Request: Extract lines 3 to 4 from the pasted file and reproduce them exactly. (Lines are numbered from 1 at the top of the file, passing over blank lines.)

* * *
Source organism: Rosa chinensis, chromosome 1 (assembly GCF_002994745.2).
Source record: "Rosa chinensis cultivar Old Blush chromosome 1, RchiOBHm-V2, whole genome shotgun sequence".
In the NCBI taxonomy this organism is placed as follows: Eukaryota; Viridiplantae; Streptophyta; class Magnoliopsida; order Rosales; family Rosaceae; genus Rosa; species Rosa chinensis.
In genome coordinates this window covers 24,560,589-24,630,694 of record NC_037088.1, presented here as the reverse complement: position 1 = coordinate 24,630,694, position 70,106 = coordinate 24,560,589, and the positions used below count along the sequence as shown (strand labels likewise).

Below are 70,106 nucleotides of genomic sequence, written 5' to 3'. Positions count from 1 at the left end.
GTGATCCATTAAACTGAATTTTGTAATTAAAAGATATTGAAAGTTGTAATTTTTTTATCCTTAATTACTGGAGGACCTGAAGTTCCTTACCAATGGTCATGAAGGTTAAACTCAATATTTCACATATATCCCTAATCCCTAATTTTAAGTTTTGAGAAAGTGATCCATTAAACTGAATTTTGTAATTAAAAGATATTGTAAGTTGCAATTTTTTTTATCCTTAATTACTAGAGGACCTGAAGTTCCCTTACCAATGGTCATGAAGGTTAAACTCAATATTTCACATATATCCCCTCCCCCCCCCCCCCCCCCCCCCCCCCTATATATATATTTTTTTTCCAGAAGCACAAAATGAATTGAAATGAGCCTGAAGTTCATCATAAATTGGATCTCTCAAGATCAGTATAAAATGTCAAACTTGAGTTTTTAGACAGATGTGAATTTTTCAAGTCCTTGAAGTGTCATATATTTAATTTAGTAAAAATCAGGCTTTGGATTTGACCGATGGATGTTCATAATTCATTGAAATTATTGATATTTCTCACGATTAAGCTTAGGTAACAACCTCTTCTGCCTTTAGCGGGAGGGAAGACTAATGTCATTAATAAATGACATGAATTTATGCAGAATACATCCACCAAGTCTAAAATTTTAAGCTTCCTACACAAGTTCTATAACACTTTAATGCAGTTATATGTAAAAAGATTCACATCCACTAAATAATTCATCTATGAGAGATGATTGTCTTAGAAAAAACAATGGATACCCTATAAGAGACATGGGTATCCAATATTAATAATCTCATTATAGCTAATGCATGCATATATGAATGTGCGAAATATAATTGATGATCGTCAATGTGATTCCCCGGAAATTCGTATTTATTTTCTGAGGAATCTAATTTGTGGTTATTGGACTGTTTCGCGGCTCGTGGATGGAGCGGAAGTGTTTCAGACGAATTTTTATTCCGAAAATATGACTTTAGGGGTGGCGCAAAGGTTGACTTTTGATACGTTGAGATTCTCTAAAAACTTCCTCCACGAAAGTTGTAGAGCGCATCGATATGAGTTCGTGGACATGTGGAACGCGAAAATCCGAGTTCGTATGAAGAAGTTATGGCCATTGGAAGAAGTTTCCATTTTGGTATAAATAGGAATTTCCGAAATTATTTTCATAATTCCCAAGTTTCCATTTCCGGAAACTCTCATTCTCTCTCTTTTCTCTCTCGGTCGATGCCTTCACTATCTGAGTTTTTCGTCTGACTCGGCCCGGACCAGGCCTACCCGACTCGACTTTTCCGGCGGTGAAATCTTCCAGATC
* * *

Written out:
In the NCBI taxonomy this organism is placed as follows: Eukaryota; Viridiplantae; Streptophyta; class Magnoliopsida; order Rosales; family Rosaceae; genus Rosa; species Rosa chinensis.
In genome coordinates this window covers 24,560,589-24,630,694 of record NC_037088.1, presented here as the reverse complement: position 1 = coordinate 24,630,694, position 70,106 = coordinate 24,560,589, and the positions used below count along the sequence as shown (strand labels likewise).